How do you make the Brown Sauce that Chinese Restaurants serve (for ex over a salmon/vegetable dish)?
There is a delicious brown sauce that my local Chinese Restaurant has - I get it with a roasted salmon and vegetables dish. It's dark brown, very tasty, and it's the sauce that the vegetables are swimming in.
Actually, it's a "black bean sauce", but I'd be willing to try a recipe for standard tasty brown sauce too, if black bean sauce is not easily found.
How can I make this sauce?
No, I"m not talking about soy sauce. What I'm asking about it a medium-thick and tasty brown sauce that comes with some Chinese meals. It's part of the meal - not a sauce you add later. It's the sauce that the vegs are swimming in.
- The Unknown ChefLv 71 decade agoFavorite Answer
I am a former chef and it is a standard one, usually a bit of chicken stock, soya sauce, sugar, garlic and oyster sauce, thickened with a cornstarch slurry, black bean sauce is abit more complicated, it is a mash of garlic, ginger, salted and rinsed black beans cooked in oi, then add green and white onions and saute, add some stock, seasonings like salt, soya, sugar a bit of sesame oil and thicken like the other sauce.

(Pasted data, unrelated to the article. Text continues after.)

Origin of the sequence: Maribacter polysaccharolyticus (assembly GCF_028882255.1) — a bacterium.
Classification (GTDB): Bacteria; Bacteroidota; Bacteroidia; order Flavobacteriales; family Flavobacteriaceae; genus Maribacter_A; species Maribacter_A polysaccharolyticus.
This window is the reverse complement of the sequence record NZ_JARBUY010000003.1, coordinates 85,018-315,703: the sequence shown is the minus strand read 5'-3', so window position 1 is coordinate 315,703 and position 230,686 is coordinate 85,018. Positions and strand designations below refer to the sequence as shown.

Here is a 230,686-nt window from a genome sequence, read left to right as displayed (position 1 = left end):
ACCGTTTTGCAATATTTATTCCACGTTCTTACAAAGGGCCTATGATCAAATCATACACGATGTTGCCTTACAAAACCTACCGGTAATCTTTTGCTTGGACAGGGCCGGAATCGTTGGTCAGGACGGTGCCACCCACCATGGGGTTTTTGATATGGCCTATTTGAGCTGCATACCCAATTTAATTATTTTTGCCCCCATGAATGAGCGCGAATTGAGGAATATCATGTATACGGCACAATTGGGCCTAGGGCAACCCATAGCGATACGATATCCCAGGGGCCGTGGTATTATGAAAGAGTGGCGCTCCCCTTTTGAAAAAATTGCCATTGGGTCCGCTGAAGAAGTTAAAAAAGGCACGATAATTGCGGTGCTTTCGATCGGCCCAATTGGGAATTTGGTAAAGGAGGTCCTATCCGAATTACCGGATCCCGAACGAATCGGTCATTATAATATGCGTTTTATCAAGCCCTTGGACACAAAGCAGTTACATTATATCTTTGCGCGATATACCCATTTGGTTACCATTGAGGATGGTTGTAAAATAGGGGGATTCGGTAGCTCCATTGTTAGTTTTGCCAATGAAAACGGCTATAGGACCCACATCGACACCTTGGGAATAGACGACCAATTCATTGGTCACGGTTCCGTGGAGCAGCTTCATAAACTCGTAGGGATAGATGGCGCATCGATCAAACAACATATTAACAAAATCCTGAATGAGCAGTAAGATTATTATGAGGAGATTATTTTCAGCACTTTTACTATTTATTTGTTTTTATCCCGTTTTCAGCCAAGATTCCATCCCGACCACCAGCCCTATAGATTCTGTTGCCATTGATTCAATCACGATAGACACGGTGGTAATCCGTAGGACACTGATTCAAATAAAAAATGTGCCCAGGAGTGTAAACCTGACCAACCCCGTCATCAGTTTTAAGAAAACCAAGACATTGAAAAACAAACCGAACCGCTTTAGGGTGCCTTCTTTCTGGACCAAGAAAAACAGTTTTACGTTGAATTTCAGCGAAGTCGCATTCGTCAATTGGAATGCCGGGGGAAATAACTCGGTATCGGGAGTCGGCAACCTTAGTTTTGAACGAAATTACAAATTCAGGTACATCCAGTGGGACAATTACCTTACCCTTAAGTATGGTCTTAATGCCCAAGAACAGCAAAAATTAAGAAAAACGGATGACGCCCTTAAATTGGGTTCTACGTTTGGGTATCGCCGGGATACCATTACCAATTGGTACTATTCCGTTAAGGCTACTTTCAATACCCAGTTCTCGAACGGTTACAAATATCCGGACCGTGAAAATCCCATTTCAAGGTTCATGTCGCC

Now you can make this for chicken, pork and spare ribs, beef and noodle even on fish steamed in a bamboo streamer, I like it with seafood to, shrimp, clams and mussel even squid is nice done with it.
- 1 decade ago
The thickness is achieved by adding corn starch solution. Mix corn starch in water - except hot water - and add it in when the food is cooked, one minute before you turn the heat off. Amount: 2 tablespoons worth to 4 ounces of water max, should be enough for 1 to 2 person's portion. Give or take to taste. The heat in cooking is what coagulates the corn starch, so if you did it in the hot water, it'd be gooey.
The sauce actually coagulates the seasonings, including soy sauce that was provided in the previous answer. Most often you'll find minced garlic, maybe even a pinch of sugar, and/or a dash of vinegar and cooking wine in the mix. Experiment with it.
It is probably most common in Cantonese style of stir frying. Stir frying requires a very hot wok/pot/pan. With cooking oil heated on high, until you see oil begin to smoke. The purpose is to use not only the heat provided underneath, but the heat accumulated within the cooking oil, to cook the ingredients until done, in a very fast pace. If you got to see some of the Asian restaurants' kitchens, you'd see flames shooting up high - sometimes into the wok itself. Could be duplicated at home if you have a gas range, but be aware of fire hazard, as missing one eyebrow after cooking is really not a Halloween tradition.
- V BLv 41 decade ago
as a long time cooker and eater of Chinese food - its probably some mix of oyster sauce (the brown stuff) and oils and soy sauce.
im sure you can make oyster sauce,but is it prety cheap in almost any Asian grocery store.
- 1 decade ago